My husband Jason and I were owners of ‘Harvey the RV’, a Talbot Express. For two weeks each year we and our pampered pooch Charlie crossed the Channel and got as far as we could – the Vosges Mountains in Eastern France, the Île de Ré and La Rochelle in South-West France. We stretched each trip like a giant elastic band and were tugged back; the office was calling.
We wanted to see what lay beyond that two-week barrier, so we stopped spending money – as much as we could. Every penny we saved went to pay off our mortgage a bit earlier than the normal term. This took a few years, but once it was done we carried on saving; now every penny was going into our adventure fund.
Harvey wasn’t the motorhome for us on a long term trip. We studied layouts, lay in over-cab beds and became regulars at dealerships until we knew the right ’van for us – a Hymer B544 or Hymer B584. In August 2011 we met ‘Dave’, a 1991 B544, and bought it. Jason upgraded the motorhome’s lighting by adding LEDs and solar panels, while I emptied our house to rent out.
In October we set off. Our plan was to turn right at Calais and hug the coast. We had enough money saved for one year on the road and nothing was going to stop us – not even losing our skylight before we reached the ferry!
France welcomed us with tasty food, cheap wine and free aires, and as we passed the furthest point we’d ever been on our two-week holidays, the feeling of freedom set in.
Looking at the distant mountains of Northern Spain jangled nerves. We can’t speak Spanish. They don’t do aires. Where will we sleep?
Northern Spain, even in wintery rain, is beautiful with plenty of places to stop, if you ask at the tourist office or police station. At the Portuguese border we were a little less daunted and driving back into Spain was a doddle.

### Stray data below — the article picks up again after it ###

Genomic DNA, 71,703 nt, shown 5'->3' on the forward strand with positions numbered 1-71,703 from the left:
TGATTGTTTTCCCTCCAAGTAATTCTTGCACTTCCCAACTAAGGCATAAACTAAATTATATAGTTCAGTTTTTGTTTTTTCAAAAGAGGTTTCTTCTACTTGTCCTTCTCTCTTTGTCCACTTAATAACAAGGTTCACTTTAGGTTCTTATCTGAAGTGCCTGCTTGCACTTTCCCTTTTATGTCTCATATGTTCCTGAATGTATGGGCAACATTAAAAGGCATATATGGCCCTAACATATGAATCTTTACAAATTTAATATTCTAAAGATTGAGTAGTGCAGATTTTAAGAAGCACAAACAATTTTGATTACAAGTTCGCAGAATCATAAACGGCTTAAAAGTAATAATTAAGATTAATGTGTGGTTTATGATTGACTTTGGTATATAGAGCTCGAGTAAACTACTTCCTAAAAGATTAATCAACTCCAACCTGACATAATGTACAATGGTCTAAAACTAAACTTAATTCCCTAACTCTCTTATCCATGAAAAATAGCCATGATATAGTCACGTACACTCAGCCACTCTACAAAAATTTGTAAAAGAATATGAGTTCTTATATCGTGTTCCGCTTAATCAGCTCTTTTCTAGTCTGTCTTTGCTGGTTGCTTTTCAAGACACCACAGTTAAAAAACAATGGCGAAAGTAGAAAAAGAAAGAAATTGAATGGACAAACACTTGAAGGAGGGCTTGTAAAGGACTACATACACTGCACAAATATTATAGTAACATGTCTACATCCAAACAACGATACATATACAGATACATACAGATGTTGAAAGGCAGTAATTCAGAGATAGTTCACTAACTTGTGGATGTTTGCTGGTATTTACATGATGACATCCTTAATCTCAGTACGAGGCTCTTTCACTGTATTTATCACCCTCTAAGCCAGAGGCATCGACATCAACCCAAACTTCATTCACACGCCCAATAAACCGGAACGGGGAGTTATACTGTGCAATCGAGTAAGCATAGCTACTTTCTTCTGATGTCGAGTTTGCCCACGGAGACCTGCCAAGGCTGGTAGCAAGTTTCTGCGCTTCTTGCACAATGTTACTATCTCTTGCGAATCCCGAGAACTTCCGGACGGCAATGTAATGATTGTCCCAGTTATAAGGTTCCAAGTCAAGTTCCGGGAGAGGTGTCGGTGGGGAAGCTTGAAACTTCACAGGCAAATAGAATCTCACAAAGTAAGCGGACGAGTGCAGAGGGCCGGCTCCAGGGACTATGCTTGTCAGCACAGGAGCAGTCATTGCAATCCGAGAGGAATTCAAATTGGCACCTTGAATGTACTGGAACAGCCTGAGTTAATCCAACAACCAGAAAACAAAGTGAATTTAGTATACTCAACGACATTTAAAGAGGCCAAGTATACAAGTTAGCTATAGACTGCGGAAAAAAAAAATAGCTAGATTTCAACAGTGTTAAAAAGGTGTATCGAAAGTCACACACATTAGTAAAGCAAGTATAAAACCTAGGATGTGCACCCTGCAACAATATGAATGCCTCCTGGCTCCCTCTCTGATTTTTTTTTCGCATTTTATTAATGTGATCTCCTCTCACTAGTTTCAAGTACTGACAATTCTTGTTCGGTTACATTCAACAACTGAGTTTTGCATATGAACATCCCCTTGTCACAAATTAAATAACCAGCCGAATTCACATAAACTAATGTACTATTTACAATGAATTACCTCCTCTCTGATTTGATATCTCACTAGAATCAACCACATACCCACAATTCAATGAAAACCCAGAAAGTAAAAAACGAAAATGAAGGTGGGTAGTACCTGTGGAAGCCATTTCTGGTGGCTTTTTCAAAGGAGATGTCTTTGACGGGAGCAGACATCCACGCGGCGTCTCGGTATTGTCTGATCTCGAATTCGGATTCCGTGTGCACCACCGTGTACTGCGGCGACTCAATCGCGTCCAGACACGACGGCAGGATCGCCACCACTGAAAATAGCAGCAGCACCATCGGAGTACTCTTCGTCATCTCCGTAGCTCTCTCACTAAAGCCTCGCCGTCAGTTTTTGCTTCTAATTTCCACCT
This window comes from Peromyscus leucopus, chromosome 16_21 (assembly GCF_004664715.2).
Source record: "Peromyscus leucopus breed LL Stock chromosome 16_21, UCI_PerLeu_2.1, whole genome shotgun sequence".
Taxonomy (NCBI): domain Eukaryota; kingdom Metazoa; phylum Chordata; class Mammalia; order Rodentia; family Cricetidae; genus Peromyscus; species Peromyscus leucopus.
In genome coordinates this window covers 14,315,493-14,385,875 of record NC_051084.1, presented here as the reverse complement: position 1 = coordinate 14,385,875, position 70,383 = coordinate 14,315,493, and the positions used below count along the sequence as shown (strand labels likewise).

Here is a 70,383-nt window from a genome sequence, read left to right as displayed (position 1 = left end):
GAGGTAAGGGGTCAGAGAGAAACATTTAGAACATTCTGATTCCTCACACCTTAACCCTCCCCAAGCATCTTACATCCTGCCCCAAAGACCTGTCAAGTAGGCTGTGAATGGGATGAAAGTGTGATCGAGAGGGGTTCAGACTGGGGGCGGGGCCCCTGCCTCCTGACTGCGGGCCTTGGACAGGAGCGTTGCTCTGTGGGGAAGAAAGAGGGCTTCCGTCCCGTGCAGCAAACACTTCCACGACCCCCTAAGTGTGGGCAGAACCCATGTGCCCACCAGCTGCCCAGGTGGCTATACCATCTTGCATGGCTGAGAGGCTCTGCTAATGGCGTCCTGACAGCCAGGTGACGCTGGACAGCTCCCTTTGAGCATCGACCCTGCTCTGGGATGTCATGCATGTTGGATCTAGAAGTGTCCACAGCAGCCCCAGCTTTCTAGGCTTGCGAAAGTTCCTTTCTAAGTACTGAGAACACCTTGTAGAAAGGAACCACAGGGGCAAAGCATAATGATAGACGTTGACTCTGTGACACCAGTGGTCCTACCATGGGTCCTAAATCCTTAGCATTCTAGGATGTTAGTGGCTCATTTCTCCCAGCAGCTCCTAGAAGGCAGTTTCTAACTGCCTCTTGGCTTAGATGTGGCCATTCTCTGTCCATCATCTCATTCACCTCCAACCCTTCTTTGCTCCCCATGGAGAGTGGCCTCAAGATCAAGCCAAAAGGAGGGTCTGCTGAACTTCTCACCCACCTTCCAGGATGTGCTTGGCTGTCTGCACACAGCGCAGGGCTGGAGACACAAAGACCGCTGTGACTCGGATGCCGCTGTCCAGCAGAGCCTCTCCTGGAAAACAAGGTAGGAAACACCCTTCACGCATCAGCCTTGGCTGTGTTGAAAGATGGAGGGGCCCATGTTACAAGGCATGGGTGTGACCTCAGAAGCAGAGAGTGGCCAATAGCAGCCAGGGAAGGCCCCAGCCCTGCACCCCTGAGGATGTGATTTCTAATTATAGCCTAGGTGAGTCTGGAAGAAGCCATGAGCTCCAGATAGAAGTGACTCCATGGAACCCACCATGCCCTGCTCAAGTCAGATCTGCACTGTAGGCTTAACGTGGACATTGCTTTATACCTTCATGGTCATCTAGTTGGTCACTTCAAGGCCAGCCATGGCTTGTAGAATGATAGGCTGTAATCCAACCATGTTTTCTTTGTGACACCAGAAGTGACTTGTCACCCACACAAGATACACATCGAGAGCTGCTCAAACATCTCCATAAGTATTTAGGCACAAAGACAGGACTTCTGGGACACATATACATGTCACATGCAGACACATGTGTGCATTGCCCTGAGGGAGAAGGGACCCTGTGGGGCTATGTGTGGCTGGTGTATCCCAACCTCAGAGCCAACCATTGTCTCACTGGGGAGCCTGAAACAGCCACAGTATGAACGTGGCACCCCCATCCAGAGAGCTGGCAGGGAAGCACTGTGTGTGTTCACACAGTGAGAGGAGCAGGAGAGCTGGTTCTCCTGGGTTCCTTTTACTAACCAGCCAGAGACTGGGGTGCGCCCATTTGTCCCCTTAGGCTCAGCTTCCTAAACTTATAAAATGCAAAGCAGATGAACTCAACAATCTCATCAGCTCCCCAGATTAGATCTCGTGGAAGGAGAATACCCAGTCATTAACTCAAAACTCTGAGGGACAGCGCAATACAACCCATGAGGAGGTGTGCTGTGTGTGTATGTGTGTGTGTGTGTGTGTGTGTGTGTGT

We updated our tour blog every day and, in return, received feedback, hints and tips that spurred us on. Each day brought a new adventure. Little by little, this became the tour that changed our lives.
We’d based our budget on staying at campsites but, by sleeping in free and low-cost places, we had enough money to do another year.
A week back home gave us a chance to give Dave a well-deserved service and MOT, and gave us time to catch up with family and friends. As we set off again we had a bit more of a plan. My grandfather had died in Tunisia during WW2. I wanted to visit his war grave and send a video to my dad so he could see it. Four months later, I did just that.
Our trip had taken us to Belgium, Germany, Switzerland, Lichtenstein and Italy. We’d slept on the side of Vesuvius and Mount Etna and I’d had my wallet pinched on the metro in Rome, but all of that meant nothing as I knelt in front of the grave of a man I never knew.
After Tunisia we returned to Italy before camping on board the ferry to Greece. We started to head North, winding our way home via Bulgaria, Romania, Ukraine, Poland, back into Germany and France, which now felt like home.
In those two years, we climbed mountains, played in Saharan sand, and learned about Europe – I won’t mix up the Balkans and Baltics any more. We met amazing people, but most of all we learned about ourselves.
We came home and now plan get into the financial position to travel whenever, wherever we want. Aged 43, we’re almost there.
By sleeping in free and low-cost places, we had enough money to do another year